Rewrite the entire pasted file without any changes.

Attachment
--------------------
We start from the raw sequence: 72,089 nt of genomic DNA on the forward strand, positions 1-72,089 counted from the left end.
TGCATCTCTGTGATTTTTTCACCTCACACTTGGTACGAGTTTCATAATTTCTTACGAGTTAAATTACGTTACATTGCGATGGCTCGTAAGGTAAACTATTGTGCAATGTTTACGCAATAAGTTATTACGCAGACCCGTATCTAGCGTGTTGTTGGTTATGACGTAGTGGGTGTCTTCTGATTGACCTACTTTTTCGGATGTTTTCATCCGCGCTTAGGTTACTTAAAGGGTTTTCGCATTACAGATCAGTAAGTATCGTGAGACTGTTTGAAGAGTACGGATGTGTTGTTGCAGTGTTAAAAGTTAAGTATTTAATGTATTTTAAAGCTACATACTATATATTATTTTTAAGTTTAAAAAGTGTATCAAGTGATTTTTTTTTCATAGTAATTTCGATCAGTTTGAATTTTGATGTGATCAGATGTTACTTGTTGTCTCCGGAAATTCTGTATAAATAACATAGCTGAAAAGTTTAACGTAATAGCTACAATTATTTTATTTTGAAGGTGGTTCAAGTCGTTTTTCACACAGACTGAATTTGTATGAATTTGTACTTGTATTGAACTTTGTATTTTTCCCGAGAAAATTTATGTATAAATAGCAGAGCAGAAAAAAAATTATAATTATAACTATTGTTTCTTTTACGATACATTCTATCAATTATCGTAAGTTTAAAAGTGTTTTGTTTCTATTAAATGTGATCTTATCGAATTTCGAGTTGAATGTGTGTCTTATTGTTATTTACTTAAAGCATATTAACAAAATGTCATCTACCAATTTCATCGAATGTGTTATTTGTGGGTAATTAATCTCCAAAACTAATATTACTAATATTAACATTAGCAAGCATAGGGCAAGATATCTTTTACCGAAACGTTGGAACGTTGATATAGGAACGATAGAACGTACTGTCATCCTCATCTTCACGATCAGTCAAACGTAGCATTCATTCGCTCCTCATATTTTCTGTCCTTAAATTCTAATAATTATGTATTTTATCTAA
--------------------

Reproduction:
We start from the raw sequence: 72,089 nt of genomic DNA on the forward strand, positions 1-72,089 counted from the left end.
TGCATCTCTGTGATTTTTTCACCTCACACTTGGTACGAGTTTCATAATTTCTTACGAGTTAAATTACGTTACATTGCGATGGCTCGTAAGGTAAACTATTGTGCAATGTTTACGCAATAAGTTATTACGCAGACCCGTATCTAGCGTGTTGTTGGTTATGACGTAGTGGGTGTCTTCTGATTGACCTACTTTTTCGGATGTTTTCATCCGCGCTTAGGTTACTTAAAGGGTTTTCGCATTACAGATCAGTAAGTATCGTGAGACTGTTTGAAGAGTACGGATGTGTTGTTGCAGTGTTAAAAGTTAAGTATTTAATGTATTTTAAAGCTACATACTATATATTATTTTTAAGTTTAAAAAGTGTATCAAGTGATTTTTTTTTCATAGTAATTTCGATCAGTTTGAATTTTGATGTGATCAGATGTTACTTGTTGTCTCCGGAAATTCTGTATAAATAACATAGCTGAAAAGTTTAACGTAATAGCTACAATTATTTTATTTTGAAGGTGGTTCAAGTCGTTTTTCACACAGACTGAATTTGTATGAATTTGTACTTGTATTGAACTTTGTATTTTTCCCGAGAAAATTTATGTATAAATAGCAGAGCAGAAAAAAAATTATAATTATAACTATTGTTTCTTTTACGATACATTCTATCAATTATCGTAAGTTTAAAAGTGTTTTGTTTCTATTAAATGTGATCTTATCGAATTTCGAGTTGAATGTGTGTCTTATTGTTATTTACTTAAAGCATATTAACAAAATGTCATCTACCAATTTCATCGAATGTGTTATTTGTGGGTAATTAATCTCCAAAACTAATATTACTAATATTAACATTAGCAAGCATAGGGCAAGATATCTTTTACCGAAACGTTGGAACGTTGATATAGGAACGATAGAACGTACTGTCATCCTCATCTTCACGATCAGTCAAACGTAGCATTCATTCGCTCCTCATATTTTCTGTCCTTAAATTCTAATAATTATGTATTTTATCTAA